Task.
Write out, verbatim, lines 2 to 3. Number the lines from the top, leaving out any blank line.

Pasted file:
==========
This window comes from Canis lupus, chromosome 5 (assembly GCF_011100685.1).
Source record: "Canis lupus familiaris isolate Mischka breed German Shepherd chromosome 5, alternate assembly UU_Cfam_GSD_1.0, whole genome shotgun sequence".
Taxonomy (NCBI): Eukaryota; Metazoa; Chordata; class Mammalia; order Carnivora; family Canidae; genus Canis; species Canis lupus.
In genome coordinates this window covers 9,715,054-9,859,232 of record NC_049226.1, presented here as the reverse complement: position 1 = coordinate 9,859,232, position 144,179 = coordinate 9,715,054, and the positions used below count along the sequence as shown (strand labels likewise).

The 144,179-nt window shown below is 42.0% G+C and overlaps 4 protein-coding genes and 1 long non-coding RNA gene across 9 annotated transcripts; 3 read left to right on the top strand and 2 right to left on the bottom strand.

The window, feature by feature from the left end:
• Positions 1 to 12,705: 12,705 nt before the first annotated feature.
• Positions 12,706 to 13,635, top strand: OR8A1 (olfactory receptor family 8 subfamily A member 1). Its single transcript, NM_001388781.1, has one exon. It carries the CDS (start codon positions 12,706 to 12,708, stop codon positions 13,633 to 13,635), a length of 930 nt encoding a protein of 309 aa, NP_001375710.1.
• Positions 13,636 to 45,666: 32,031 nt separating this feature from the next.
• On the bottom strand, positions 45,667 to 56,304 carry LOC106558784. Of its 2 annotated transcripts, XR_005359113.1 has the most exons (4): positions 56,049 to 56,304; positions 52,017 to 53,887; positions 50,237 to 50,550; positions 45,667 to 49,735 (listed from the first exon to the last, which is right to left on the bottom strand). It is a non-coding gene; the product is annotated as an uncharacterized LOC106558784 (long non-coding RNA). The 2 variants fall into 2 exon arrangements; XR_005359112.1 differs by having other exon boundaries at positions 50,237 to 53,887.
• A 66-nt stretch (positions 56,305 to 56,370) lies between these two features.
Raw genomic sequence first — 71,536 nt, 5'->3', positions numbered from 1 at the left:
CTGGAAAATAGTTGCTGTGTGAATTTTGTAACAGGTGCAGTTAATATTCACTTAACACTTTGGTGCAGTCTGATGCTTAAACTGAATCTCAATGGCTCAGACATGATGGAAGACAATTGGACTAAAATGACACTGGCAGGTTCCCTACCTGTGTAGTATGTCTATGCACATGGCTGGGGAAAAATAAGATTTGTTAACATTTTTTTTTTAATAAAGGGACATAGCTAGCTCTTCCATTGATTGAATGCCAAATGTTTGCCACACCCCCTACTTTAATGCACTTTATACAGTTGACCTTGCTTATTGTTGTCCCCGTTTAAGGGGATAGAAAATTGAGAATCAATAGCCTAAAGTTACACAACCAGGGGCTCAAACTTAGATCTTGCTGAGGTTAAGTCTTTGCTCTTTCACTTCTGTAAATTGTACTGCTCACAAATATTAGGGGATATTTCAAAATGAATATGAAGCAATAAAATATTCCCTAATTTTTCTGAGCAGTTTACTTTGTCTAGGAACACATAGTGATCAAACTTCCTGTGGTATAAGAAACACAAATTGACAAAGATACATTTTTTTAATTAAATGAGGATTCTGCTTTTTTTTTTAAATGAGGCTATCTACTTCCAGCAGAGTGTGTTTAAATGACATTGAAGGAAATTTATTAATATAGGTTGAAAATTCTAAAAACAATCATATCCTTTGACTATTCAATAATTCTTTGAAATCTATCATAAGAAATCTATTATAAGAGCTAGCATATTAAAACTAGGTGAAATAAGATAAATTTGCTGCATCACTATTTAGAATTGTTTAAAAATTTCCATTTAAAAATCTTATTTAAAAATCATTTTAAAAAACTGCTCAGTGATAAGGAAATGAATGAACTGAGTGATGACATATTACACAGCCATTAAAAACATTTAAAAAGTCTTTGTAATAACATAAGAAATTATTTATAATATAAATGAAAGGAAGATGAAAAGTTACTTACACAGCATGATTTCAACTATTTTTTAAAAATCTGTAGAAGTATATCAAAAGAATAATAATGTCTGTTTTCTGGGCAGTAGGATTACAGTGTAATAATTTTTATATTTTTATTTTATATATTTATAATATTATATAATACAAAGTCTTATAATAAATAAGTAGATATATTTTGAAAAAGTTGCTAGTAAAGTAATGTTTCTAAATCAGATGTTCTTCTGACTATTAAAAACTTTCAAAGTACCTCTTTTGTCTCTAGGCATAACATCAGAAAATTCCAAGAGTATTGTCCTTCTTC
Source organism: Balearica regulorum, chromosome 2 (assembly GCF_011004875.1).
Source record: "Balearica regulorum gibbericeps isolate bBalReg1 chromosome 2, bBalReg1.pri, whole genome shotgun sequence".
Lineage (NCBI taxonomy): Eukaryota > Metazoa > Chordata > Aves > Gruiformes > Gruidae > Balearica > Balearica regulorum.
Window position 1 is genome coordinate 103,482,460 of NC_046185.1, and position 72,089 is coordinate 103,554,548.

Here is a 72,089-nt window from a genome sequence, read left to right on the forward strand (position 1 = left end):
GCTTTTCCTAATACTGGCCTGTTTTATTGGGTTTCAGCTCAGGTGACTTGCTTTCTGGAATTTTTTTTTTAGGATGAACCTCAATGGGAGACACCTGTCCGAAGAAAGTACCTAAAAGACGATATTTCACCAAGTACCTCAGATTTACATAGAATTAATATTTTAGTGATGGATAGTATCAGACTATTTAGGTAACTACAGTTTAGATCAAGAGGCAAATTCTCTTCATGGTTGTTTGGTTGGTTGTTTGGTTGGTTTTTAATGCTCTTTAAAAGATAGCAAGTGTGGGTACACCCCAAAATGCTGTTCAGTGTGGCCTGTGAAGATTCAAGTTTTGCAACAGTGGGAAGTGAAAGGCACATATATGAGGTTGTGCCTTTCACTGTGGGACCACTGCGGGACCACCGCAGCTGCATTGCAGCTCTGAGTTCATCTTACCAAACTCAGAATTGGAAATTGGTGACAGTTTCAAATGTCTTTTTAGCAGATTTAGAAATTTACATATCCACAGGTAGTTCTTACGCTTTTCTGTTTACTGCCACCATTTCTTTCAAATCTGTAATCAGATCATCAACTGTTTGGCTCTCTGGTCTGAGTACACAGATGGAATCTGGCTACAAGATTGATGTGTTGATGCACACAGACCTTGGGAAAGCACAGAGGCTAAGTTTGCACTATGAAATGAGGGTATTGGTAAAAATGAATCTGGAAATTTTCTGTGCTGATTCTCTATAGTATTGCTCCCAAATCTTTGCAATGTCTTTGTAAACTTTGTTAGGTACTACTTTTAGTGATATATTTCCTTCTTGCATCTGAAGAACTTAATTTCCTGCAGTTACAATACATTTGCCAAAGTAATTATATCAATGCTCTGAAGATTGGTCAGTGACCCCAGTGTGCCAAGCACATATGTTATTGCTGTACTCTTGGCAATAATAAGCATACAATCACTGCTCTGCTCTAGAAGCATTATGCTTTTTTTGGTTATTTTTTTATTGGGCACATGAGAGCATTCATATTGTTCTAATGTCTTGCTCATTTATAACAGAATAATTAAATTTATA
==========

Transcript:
Source record: "Canis lupus familiaris isolate Mischka breed German Shepherd chromosome 5, alternate assembly UU_Cfam_GSD_1.0, whole genome shotgun sequence".
Taxonomy (NCBI): Eukaryota; Metazoa; Chordata; class Mammalia; order Carnivora; family Canidae; genus Canis; species Canis lupus.